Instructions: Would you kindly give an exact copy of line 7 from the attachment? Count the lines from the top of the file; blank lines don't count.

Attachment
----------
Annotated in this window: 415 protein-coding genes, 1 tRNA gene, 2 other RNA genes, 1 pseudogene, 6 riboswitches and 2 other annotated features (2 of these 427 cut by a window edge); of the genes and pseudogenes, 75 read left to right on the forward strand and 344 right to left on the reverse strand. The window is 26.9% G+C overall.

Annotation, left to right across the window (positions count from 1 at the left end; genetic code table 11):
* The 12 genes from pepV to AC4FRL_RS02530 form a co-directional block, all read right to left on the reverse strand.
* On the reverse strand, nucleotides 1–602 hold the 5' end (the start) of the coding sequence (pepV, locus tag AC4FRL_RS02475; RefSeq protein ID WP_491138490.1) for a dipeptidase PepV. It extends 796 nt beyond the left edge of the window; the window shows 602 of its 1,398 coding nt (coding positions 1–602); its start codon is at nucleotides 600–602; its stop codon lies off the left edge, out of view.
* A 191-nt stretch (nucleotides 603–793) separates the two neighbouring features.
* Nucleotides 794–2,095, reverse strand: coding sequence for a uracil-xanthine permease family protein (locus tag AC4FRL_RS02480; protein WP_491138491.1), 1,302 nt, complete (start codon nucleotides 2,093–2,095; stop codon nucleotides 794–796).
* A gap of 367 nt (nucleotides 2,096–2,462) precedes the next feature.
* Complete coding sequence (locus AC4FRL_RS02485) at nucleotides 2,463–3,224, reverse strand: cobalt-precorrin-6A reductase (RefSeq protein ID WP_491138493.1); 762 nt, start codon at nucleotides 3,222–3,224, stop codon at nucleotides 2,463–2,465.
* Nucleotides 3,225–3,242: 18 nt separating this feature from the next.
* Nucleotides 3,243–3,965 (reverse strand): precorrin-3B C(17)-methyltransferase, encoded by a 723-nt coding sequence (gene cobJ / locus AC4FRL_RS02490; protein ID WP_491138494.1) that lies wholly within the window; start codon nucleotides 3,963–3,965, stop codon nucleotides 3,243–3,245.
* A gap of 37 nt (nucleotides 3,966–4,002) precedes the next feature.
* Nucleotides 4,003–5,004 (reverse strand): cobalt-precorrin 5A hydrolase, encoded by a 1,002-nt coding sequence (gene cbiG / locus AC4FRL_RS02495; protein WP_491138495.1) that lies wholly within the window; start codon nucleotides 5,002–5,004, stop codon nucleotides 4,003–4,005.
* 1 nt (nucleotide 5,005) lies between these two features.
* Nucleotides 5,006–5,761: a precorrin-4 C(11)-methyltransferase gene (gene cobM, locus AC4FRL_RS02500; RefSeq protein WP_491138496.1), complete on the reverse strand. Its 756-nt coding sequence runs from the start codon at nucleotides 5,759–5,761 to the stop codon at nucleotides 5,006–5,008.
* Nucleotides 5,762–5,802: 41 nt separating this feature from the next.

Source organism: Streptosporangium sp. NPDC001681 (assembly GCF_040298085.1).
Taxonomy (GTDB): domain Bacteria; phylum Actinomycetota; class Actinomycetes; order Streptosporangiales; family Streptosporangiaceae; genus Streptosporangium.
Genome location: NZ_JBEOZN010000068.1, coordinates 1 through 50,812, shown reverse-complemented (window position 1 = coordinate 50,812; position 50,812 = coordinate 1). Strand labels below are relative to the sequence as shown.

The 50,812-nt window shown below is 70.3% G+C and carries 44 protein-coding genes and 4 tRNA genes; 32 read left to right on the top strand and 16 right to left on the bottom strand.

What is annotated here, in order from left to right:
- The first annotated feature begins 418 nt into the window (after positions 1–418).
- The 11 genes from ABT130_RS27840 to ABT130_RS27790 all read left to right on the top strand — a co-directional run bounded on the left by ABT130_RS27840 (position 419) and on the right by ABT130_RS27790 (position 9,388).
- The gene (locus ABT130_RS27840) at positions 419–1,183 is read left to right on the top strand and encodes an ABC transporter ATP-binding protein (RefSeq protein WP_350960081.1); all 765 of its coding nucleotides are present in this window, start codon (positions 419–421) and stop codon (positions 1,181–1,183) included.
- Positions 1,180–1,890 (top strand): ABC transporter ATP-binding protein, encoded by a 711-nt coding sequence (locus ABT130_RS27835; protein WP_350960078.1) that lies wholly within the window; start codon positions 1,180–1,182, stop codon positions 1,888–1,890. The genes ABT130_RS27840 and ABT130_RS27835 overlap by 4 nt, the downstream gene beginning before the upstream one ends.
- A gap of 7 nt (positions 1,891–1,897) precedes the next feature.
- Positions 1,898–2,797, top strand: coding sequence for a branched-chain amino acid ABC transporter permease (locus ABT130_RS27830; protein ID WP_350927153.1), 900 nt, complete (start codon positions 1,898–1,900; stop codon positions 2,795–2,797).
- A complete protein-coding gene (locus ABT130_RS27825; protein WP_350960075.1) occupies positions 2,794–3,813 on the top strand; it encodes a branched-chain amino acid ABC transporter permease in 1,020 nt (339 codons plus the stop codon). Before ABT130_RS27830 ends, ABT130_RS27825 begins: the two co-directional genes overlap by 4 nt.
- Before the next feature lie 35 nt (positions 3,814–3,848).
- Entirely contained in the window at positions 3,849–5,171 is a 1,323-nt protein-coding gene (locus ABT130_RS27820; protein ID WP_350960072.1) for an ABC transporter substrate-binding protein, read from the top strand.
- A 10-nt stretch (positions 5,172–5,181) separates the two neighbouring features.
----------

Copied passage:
* A gap of 367 nt (nucleotides 2,096–2,462) precedes the next feature.